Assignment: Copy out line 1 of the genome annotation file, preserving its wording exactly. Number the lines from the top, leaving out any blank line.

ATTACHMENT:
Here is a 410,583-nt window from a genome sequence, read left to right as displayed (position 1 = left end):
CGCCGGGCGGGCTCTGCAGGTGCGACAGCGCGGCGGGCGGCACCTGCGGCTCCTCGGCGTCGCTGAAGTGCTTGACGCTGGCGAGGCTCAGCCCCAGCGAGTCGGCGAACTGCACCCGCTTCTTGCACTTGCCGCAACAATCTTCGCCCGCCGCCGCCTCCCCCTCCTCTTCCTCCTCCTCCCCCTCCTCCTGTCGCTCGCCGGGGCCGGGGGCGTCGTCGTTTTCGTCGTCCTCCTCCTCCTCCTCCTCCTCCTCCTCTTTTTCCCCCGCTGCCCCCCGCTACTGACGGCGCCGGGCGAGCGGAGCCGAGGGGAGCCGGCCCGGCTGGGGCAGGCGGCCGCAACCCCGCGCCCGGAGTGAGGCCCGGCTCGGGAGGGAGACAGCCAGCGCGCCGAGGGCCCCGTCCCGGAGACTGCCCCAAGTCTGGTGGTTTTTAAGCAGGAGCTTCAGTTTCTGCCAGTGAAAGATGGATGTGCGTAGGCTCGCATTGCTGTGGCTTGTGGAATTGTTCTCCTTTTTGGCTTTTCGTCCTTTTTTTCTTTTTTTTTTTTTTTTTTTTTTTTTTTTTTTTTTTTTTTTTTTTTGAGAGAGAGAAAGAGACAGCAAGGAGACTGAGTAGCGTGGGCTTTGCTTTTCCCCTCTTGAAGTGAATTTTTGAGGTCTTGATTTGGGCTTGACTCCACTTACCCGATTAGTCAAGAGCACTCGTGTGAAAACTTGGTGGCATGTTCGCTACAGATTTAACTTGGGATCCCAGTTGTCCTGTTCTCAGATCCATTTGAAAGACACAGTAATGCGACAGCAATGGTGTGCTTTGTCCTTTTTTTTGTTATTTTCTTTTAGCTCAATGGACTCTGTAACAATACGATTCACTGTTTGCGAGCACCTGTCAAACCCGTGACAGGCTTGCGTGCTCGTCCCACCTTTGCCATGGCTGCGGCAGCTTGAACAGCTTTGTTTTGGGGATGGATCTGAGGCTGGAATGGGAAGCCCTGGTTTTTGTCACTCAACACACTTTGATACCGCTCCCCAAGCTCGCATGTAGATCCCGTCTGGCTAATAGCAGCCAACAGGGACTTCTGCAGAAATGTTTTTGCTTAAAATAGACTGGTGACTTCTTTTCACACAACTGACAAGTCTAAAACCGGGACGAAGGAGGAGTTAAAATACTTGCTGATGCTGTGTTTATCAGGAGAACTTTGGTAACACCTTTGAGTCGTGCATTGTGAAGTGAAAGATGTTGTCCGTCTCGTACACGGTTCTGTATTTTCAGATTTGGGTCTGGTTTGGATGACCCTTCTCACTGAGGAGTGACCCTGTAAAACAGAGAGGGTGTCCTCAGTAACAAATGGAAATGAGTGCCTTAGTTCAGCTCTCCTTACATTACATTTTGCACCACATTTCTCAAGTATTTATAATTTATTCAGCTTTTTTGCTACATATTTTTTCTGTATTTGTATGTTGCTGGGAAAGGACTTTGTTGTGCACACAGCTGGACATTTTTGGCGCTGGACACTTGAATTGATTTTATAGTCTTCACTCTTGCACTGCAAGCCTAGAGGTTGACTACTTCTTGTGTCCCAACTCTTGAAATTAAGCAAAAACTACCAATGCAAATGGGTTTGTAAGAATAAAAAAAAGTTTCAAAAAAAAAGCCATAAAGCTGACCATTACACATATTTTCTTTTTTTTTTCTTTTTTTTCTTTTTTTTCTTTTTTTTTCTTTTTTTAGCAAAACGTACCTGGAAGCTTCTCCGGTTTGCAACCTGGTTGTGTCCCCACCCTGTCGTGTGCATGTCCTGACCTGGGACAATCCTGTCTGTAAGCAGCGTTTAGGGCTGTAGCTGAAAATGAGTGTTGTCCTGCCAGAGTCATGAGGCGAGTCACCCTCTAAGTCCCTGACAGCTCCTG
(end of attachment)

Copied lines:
Here is a 410,583-nt window from a genome sequence, read left to right as displayed (position 1 = left end):